Here’s some feedback from a non-Native involved in this: If you want to do a local action, or join a local group, find out what Native people have already organized groups. We actually *are* seeing a problem with non-Natives wanting to form and lead Idle No More groups. While I’m seeing that the support is very appreciated, we need to make sure this is truly solidarity and not appropriation. I’ll link here to the long post I did earlier this year, with lots of links to writings by Native people, about what has happened as #Occupy/#Decolonize got overrun with appropriators and pretendians.

    Again, support is great; let’s just make sure we don’t duplicate the mistakes that have been made with #Occupy/#Decolonize.

    • Kathryn NicDhàna

      Apologies for the duplicate post. Disqus was being wonky. Jason, could you delete this one? Thanks!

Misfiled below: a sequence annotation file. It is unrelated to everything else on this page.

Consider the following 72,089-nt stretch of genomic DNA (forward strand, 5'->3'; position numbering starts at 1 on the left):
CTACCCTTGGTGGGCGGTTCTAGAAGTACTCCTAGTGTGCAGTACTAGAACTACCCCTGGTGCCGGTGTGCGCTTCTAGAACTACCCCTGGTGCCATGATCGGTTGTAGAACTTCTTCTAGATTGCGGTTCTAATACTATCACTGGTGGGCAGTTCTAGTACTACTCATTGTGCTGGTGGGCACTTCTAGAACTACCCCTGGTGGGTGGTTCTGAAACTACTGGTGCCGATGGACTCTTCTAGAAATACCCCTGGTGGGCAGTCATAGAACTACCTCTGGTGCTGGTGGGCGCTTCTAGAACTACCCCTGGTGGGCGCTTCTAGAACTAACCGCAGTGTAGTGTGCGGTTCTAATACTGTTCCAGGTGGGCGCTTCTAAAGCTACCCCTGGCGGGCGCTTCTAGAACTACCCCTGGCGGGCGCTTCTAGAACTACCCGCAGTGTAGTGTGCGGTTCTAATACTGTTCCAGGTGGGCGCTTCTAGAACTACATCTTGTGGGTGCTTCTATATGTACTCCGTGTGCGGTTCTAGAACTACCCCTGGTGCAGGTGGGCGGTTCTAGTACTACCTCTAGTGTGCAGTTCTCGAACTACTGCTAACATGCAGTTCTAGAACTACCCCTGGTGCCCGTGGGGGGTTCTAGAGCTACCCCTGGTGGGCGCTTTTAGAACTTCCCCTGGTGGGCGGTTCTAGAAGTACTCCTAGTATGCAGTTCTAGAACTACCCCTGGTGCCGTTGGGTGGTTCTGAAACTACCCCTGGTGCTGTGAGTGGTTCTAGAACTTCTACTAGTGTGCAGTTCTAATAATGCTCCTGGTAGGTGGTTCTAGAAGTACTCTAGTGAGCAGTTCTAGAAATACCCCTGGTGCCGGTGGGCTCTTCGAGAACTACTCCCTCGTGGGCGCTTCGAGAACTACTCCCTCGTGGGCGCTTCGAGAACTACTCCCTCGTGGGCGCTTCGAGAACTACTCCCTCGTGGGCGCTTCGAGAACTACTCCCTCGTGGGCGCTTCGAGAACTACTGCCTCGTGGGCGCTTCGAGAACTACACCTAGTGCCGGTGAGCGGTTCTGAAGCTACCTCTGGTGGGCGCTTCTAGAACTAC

• Kathryn Price NicDhàna

    I want to thank the people who’ve spoken about the need to support while making sure that non-Native voices do not take over. Many of us who could be considered “Pagan” are participating by supporting our Indigenous friends and relatives, and following their lead. We are making phonecalls and writing letters, being another body at demos, using social media, making graphics, etc, but we are working in partnership with, and respecting the leadership of, Indigenous people.

    One clarification, you wrote: “a coalition of indigenous and non-indigenous women” – Idle No More was founded by three First Nations (Indigenous) women and one non-Native ally. It is an Indigenous movement.

    The Canadian government has violated the treaties. The initial agreements were for the colonists to deal with the already-existing First Nations on a nation to nation basis. But the Canadian government is now trying to strip away their last rights as sovereign nations. This is a grassroots movement to keep that from happening, and to return to respect for the treaties. The priorities are grassroots action, nonviolence, and the treaties.